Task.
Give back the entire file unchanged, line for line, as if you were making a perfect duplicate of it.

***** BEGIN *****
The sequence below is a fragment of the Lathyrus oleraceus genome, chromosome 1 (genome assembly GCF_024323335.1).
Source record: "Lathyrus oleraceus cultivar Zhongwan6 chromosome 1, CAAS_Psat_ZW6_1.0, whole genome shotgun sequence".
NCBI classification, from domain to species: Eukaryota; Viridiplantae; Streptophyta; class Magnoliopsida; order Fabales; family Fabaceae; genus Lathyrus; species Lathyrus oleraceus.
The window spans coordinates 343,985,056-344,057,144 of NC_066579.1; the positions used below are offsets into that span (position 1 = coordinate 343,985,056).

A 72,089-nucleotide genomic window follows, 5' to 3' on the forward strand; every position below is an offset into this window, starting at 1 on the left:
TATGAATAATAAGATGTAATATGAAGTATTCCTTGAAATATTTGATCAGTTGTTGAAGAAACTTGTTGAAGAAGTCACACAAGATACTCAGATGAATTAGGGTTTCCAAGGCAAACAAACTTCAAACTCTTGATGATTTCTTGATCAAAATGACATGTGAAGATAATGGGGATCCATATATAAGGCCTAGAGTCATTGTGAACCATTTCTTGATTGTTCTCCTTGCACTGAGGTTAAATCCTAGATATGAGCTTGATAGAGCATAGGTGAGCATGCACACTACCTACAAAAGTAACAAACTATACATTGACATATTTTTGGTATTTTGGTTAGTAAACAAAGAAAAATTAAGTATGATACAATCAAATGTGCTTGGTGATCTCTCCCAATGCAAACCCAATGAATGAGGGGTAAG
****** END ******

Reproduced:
The sequence below is a fragment of the Lathyrus oleraceus genome, chromosome 1 (genome assembly GCF_024323335.1).
Source record: "Lathyrus oleraceus cultivar Zhongwan6 chromosome 1, CAAS_Psat_ZW6_1.0, whole genome shotgun sequence".
NCBI classification, from domain to species: Eukaryota; Viridiplantae; Streptophyta; class Magnoliopsida; order Fabales; family Fabaceae; genus Lathyrus; species Lathyrus oleraceus.
The window spans coordinates 343,985,056-344,057,144 of NC_066579.1; the positions used below are offsets into that span (position 1 = coordinate 343,985,056).

A 72,089-nucleotide genomic window follows, 5' to 3' on the forward strand; every position below is an offset into this window, starting at 1 on the left:
TATGAATAATAAGATGTAATATGAAGTATTCCTTGAAATATTTGATCAGTTGTTGAAGAAACTTGTTGAAGAAGTCACACAAGATACTCAGATGAATTAGGGTTTCCAAGGCAAACAAACTTCAAACTCTTGATGATTTCTTGATCAAAATGACATGTGAAGATAATGGGGATCCATATATAAGGCCTAGAGTCATTGTGAACCATTTCTTGATTGTTCTCCTTGCACTGAGGTTAAATCCTAGATATGAGCTTGATAGAGCATAGGTGAGCATGCACACTACCTACAAAAGTAACAAACTATACATTGACATATTTTTGGTATTTTGGTTAGTAAACAAAGAAAAATTAAGTATGATACAATCAAATGTGCTTGGTGATCTCTCCCAATGCAAACCCAATGAATGAGGGGTAAG